Moot question: Are Indian Premier League (IPL) matches fixed or did spot-fixing take place?
It could be argued that the sting (by the channel India TV) shows corruption only as intent, not in real, legal terms, but that would be ignoring the warning signals that have clearly emerged. The conversations with players—even if most of it is loose talk—bespeak what the former sports editor of The Statesman, Kishore Bhimani, termed “casino culture” in the IPL: Beneath the razzle-dazzle, behind the serious and legit stuff, possibly some shenanigans are also taking place.
Pakistan’s Mohammad Amir, Mohammad Asif and Salman Butt serving prison sentences doesn’t seem to have been a deterrent to spot-fixing, if the sting operation is any indication.
It would appear that the corrosive influence of spot-fixing is hardier than the most stubborn virus! The big concern for cricket administrators—and not just in India—is that this malaise seems to have spread to domestic cricket. In England too recently, there was a ban imposed on a player for conniving with bookies to concede a certain number of runs in an over.
In a fix: Kings XI Punjab fielder Shalabh Srivastava is one of the five domestic players in the IPL to be suspended over spot-fixing claims. Photo by Sajjad Hussain/AFP .
Can the five players suspended by the Board of Control for Cricket in India (BCCI) on allegations of spot-fixing be put behind bars?
As yet there seems to be no direct evidence linking them to misdeeds. Even T.P. Sudhindra, who was shown bowling a no-ball in a domestic tournament as discussed, has not been shown to be a direct beneficiary of any money or favour, as was the case with Amir, Asif and Butt. Unless the inquiry initiated by BCCI under new ACU (anti-corruption unit) chief (Indian chapter) Ravi Sawani comes up with something tangible, good defence lawyers should be able to keep them out of jail.
If spot-fixing cannot be controlled, what other measures could be taken to limit the problem?
It would seem that the salary cap on domestic players seems to have become the ground for envy as well as a tool for nefarious negotiations with franchise owners, leading to underhand deals.
Why is this salary cap problematic? Doesn’t it allow franchises to spend their $9 million (or Rs 48.78 crore) purse more prudently?
In theory it should, but may not. First, the logic is flawed. Foreign players, even those who have not played international cricket, don’t have a cap; they come through the auction. Domestic Indian players who haven’t played international cricket have a salary freeze. What is perhaps worse is that an Indian player who may have played just two-three international matches may earn in crores while an equally, if not more talented, player suffers in comparison.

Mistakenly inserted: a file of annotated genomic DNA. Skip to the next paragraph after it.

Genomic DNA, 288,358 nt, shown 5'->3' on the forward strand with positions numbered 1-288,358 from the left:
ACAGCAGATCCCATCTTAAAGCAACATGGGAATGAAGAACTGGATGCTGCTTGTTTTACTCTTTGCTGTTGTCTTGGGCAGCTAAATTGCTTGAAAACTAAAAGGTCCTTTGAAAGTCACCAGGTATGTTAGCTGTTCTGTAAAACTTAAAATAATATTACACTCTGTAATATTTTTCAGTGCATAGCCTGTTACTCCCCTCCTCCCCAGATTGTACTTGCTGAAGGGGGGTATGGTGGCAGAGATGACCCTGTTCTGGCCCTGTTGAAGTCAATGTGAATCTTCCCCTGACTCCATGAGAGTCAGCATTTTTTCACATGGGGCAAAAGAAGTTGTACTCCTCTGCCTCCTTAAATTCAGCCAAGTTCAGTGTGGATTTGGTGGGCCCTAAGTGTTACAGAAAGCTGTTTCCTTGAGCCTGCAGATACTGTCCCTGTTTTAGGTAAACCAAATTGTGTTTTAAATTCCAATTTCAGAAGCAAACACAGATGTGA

This leads to heartburn, and in some cases, could lead to diabolical measures of redressal. This again has two aspects. A player may be seduced into corruption like spot-fixing, etc., or sucked into wheeling-dealing with franchise owners to earn more.
Are franchise owners guilty?
There’s no evidence to suggest that. But from the transcripts it appears that this is common talk among players. The BCCI must address this forthwith to stem the problem if it exists. A good starting point would be disclosing the salaries paid to retain star players. How much a Sachin Tendulkar or M.S. Dhoni or Chris Gayle earns, for instance, is open to speculation because it is shrouded in secrecy.
Why not an ‘open’ system where there is no cap on player purchases?
This option was disputed by some franchises to limit the spending power of some owners with limitless resources at their disposal. The objective was to ensure that the IPL has eight teams of almost equal strength, not a couple of franchises pocketing the best players.
So what should the BCCI do now?
For the immediate issue, move as swiftly as possible with the investigations and live up to its “zero tolerance against corruption” policy. It would do well to take assistance from an external investigating agency to support its newly formed ACU.
In the long term, the IPL needs to be treated as a corporate entity, with proper regulatory protocols, checks and balances in place. Knowledgeable estimates put it as a $4.2 billion property. But in the public eye, it is still run like a mom-and-pop shop. Allegations of vested interest and conflicts of interest abound.
Apart from a professional CEO, an ombudsman and a representative of franchises, two independent directors in the governing council would make it a more robust authority which should be able to address most issues.
Ayaz Memon is a senior columnist who writes on sports and other matters.
Write to Ayaz at email@example.com